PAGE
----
?Final Price Realized includes Buyer’s Premium added to Hammer Price
Estimate: $ 2,000 - $ 3,000
SIGNED BY THE MAN WHO LAUNCHED THE AMERICAN SLAVE TRADE (SLAVERY & ABOLITION.) Robert Rich, Earl of Warwick. Letter regarding the early English Puritan settlement of Providence Island. Autograph Letter Signed, "Warwicke," to his son-in-law Edward Montagu. 2 pages, 12 x 7 3/4 inches, plus detached address leaf with mostly intact wax seal; moderate scattered foxing, folds. "Warwick House" [London], 13 February 1650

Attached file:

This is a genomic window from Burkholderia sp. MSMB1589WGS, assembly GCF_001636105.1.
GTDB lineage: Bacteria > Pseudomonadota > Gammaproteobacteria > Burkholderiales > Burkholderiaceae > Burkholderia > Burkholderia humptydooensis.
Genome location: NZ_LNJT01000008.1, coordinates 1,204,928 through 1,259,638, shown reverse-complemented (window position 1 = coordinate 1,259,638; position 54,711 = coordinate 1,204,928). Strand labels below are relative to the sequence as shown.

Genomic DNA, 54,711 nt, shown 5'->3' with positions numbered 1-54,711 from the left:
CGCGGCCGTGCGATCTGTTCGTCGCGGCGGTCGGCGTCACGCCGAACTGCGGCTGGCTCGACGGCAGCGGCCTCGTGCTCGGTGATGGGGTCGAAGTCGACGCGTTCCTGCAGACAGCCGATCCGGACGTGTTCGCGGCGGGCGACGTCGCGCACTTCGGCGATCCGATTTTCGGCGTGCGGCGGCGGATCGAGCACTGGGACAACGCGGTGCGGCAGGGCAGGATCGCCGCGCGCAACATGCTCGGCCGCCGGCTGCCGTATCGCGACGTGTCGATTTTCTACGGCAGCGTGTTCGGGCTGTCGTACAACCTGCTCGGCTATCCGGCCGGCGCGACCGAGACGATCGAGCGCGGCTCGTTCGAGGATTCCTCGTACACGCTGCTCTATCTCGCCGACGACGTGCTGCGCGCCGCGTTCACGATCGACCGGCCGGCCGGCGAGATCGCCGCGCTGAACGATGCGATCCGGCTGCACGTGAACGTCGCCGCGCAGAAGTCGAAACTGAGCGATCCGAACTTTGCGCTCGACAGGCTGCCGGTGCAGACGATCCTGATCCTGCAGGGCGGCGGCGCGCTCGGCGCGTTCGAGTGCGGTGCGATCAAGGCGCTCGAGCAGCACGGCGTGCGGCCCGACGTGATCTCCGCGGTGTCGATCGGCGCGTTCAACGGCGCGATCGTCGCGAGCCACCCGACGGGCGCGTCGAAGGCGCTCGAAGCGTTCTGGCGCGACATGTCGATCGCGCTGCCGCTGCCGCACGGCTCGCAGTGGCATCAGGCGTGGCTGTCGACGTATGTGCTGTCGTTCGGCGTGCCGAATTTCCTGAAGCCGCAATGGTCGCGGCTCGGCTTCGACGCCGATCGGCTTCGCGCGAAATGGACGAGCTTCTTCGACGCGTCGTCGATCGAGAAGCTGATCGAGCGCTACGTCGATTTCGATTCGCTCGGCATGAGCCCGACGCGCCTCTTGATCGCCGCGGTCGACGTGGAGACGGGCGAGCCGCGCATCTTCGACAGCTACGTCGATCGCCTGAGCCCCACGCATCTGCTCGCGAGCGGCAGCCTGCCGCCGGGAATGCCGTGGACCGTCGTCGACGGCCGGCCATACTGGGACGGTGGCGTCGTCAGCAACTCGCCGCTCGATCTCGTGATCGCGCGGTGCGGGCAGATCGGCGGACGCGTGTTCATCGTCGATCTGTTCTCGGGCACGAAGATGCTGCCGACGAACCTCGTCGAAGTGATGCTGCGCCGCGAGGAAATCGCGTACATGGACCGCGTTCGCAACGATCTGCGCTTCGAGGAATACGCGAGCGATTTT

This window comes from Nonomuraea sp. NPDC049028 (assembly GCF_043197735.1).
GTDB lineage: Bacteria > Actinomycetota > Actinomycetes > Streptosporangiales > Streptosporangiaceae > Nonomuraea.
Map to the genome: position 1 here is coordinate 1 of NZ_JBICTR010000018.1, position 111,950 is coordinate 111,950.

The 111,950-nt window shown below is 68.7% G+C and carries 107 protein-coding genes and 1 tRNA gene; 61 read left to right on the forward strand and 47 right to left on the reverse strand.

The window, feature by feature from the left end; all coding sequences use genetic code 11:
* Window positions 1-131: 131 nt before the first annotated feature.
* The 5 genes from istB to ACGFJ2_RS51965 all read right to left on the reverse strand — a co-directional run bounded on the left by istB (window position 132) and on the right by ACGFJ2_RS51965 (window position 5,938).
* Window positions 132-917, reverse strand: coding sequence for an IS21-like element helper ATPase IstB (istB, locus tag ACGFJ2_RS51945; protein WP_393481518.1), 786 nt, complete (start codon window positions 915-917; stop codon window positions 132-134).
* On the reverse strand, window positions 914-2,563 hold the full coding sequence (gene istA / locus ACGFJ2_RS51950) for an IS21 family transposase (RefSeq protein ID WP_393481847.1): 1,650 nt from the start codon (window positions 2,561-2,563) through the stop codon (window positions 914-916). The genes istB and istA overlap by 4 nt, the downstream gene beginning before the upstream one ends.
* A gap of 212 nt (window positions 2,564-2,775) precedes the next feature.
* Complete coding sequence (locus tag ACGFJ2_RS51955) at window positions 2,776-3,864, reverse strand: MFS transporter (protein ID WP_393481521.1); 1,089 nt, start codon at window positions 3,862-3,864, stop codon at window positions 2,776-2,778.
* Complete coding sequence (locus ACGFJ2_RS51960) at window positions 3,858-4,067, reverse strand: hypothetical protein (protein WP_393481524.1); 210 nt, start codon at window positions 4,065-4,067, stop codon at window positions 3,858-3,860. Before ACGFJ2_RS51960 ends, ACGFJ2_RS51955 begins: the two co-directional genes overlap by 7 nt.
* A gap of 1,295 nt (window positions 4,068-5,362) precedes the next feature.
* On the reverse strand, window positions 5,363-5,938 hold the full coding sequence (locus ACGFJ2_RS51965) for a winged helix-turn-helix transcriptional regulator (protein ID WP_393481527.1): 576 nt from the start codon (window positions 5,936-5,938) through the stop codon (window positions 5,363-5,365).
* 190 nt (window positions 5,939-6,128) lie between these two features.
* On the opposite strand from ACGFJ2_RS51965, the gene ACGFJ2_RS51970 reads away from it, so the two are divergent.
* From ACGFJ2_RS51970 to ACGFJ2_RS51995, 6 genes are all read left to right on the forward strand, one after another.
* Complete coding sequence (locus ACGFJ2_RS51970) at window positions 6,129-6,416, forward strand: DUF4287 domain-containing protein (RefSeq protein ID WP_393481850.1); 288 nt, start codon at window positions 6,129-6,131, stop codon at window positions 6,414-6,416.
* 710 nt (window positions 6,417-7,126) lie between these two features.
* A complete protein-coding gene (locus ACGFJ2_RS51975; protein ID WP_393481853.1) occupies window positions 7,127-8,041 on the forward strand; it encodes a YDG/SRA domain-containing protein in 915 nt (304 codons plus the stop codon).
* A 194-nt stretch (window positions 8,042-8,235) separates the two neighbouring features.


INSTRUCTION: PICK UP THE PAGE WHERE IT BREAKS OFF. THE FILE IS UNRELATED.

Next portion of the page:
Robert Rich, the Second Earl of Warwick (1587-1658), was an important figure in the history of the colonial Americas. He was active in the Virginia Company, the Somers Isles Company (Bermuda) and the New England Company, and was involved in the 1628 patent for the Massachusetts Bay Colony as well as the 1631 Saybrook Colony. The city of Warwick, RI is named after him. He has gained increasing infamy in recent years for a cargo landed by one of his privateer ships to Virginia in 1619: the first enslaved Africans brought to British North America. The 1619 Project recently launched by the New York Times is named after that turning point in history, and in a sense is also named after the Earl of Warwick. The document offered here does not relate directly to the slave trade, but rather to one of the Earl's failed side projects. English Puritan adventurers seeking wealth and religious freedom had established a settlement in 1630 on Providence Island, a small Caribbean island off the coast of Nicaragua (it is now part of Colombia as Isla de Providencia). The Providence Island Company's shareholders included Robert Rich, Edward Montagu, deputy treasurer Henry Darley, James and William Feinnes, and others. By 1641, the colony had failed, unable to surmount the difficulties presented by poor soil, climate, and attacks by the local Spanish. To settle the outstanding debt, the final meetings of the Company members and their heirs were held in 1649 and 1650. In this letter, the Earl of Warwick explains that a difficulty in discharging the debt owed by himself and Henry Darley ("Hary Darly") to Alderman Cordell is due to a delay on Darley's part, promising to secure payment at a meeting of the company: "I received yours about the bond wherin my selfe and Hary Darly and others stand bound to Mr. Alderman Cordele for 1000£. I have treated with Mr. Cordell 'bout it and have offer'd to pay of him near 700£ . . . and Hary Darly did promise he would pay the other part . . . but Hary Darly hath so defer'd the ending of it as hath given me some trouble. . . . I will doe my best to include you in my payment to save you harmles. For the rest I have tould Mr. Fines and Hary Darly that if they will go to a meeting of the rest of the Gent. of the Company, I will propose to them to lay downe evry man his proportion to discharge the debt." A postscript notes that "Your milke pans are made and ready such as you saw at Mr. Heders at Bedington and shal[l] be sent you downe when you give me order for them and how to be sent."